"Methods for Analyzing the 4D Nucleome, with Application to Cellular Reprogramming"
The dynamical relationship between chromatin structure, gene transcription, and cellular phenotype is referred to as the 4D Nucleome (4DN). 4DN data analysis has gained significant research attention in recent years for its ability to illuminate cell regulation principles. Despite its benefits, 4DN analysis can be difficult: data sets are large, analysis methods are underdeveloped, and data analysis requires a high-level understanding of biology, computer science, and mathematics. In this dissertation, I present novel analysis methods that address these issues. Using these methods, I help uncover 4DN relationships in the cell cycle, the circadian rhythm cycle, and cellular reprogramming.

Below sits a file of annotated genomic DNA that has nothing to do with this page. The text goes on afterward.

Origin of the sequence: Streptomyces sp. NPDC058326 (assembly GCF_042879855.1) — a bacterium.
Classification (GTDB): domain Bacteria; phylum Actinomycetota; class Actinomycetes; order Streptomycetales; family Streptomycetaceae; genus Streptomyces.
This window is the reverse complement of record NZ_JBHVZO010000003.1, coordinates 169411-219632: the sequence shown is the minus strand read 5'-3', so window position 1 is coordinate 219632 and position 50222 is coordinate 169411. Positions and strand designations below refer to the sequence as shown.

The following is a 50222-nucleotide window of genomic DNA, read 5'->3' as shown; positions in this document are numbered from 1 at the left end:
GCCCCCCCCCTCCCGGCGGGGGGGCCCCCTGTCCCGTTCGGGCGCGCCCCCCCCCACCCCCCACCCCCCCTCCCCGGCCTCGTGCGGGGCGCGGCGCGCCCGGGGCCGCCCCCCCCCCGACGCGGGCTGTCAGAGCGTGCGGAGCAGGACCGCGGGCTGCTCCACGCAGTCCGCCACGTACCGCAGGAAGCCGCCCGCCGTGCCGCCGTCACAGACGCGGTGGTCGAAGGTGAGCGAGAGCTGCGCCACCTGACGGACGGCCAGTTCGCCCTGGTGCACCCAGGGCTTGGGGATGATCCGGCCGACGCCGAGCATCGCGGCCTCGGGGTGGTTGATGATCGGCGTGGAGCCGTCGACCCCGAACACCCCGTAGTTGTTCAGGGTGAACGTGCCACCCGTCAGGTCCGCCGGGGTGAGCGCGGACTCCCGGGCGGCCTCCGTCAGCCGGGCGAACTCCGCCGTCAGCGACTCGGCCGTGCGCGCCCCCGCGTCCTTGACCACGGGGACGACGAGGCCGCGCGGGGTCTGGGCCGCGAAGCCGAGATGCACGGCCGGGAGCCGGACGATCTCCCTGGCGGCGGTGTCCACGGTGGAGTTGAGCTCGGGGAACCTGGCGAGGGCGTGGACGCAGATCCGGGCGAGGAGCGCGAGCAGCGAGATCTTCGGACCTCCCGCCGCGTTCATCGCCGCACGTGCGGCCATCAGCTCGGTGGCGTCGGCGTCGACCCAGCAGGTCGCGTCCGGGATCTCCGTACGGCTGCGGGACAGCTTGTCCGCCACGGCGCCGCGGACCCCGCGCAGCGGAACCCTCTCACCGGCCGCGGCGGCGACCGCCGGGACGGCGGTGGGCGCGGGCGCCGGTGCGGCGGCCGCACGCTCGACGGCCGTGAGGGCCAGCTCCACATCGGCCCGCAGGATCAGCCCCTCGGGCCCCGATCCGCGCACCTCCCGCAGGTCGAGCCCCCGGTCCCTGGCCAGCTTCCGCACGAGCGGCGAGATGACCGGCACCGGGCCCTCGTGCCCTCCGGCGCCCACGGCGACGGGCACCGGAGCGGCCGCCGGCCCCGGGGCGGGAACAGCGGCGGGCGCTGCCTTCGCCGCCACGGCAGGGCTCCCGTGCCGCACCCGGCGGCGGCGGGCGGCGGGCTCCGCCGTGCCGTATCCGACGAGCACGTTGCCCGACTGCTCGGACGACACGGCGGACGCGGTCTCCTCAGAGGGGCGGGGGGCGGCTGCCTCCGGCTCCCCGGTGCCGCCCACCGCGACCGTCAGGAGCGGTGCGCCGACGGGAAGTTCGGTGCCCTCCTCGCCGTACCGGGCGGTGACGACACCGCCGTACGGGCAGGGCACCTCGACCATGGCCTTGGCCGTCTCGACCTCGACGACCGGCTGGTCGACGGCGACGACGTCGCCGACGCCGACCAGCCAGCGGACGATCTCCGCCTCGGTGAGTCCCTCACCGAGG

First, I investigate methods for analyzing time series cellular images. In this work, I demonstrate how the detection of a "canonical framework," or a consistent genomic coordinate system both within and between time points, can help researchers elucidate latent patterns within cellular imaging data. Next, I examine 4DN data collected on proliferating human fibroblasts. Dynamical structure-function relationships between genes are uncovered in known gene modules, including cell cycle, circadian rhythm, and wound healing gene networks. Building upon this data set, I helped develop an algorithm for cellular reprogramming. This algorithm models the dynamics of human fibroblast proliferation and determines where and when to input control using transcription factors (TFs) to achieve optimal reprogramming efficiency. TFs known to successfully reprogram between cell types are recovered using this algorithm, thus validating the predictions. This includes the prediction of MYOD1 for fibroblast to muscle cell reprogramming. Next, I analyze 4DN data collected on fibroblasts undergoing MYOD1-mediated reprogramming to muscle cells to reveal previously unknown relationships between structure, function, and biological processes. A connection between MYOD1 and the core circadian clock gene network is also uncovered in this work. I continue with a 4DN analysis of cancer cells, including colorectal and breast cancer cells, where changes in structure and function show a clear relationship with their disease state. I conclude with the description of a software toolbox containing novel methods for the analysis of 4DN data. Collectively, this work provides a comprehensive guide for the analysis of 4DN data, spanning a range of experimental methods and applications.